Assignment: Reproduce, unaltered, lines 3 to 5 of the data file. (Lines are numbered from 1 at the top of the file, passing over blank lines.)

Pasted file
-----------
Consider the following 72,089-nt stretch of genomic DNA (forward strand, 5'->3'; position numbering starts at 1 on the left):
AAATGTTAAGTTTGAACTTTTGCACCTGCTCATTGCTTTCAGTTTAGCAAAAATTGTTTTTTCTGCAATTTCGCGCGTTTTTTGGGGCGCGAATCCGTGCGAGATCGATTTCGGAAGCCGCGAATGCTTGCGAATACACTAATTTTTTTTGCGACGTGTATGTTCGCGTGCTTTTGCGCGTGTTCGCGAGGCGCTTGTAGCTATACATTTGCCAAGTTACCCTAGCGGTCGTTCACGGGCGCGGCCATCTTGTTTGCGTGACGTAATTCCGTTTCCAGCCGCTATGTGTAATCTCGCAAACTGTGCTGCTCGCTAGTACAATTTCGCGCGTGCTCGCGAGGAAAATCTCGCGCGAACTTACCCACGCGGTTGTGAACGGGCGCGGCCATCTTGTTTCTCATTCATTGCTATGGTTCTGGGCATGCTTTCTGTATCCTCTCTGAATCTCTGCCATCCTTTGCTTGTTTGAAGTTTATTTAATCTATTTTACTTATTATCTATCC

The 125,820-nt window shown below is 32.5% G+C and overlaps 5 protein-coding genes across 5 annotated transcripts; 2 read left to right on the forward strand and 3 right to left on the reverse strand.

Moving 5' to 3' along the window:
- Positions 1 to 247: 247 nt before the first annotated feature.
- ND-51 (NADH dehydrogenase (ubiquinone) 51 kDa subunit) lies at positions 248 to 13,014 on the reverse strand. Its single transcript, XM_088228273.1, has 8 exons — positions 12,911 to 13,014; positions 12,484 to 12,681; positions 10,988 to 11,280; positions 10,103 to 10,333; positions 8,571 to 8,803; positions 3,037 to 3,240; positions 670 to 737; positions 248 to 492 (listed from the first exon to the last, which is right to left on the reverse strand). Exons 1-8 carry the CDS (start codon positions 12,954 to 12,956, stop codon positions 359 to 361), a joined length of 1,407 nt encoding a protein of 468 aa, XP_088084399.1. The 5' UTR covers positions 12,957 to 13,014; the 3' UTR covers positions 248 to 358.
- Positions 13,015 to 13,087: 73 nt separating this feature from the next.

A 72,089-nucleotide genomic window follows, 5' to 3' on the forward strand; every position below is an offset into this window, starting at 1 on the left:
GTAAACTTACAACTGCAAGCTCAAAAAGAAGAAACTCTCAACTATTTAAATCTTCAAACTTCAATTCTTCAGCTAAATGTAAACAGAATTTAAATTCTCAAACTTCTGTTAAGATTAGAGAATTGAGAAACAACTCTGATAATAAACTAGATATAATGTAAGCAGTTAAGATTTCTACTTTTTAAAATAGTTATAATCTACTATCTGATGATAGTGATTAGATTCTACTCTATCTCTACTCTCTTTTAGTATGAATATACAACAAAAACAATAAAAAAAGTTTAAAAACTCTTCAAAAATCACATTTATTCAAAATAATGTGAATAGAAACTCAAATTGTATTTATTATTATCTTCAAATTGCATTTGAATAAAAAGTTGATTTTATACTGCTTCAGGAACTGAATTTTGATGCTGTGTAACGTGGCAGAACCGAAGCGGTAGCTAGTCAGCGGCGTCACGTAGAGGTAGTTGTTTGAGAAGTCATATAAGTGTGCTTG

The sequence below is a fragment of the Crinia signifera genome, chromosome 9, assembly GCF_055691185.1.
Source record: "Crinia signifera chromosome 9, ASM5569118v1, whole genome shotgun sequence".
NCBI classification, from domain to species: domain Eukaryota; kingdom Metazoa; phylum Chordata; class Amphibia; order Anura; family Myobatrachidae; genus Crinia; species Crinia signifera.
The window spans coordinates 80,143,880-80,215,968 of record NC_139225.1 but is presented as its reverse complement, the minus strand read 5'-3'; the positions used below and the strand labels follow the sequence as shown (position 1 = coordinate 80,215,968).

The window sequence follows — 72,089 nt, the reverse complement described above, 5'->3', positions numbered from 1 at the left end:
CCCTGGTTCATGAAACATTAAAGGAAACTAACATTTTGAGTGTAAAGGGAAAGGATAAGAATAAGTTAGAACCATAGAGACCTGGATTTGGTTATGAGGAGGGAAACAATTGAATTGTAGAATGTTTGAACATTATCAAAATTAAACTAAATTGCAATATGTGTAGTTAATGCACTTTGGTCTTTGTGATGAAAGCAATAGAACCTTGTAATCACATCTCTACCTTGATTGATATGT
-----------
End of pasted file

The 125,820-nt window shown below is 32.5% G+C and overlaps 5 protein-coding genes across 5 annotated transcripts; 2 read left to right on the forward strand and 3 right to left on the reverse strand.

Moving 5' to 3' along the window:
- Positions 1 to 247: 247 nt before the first annotated feature.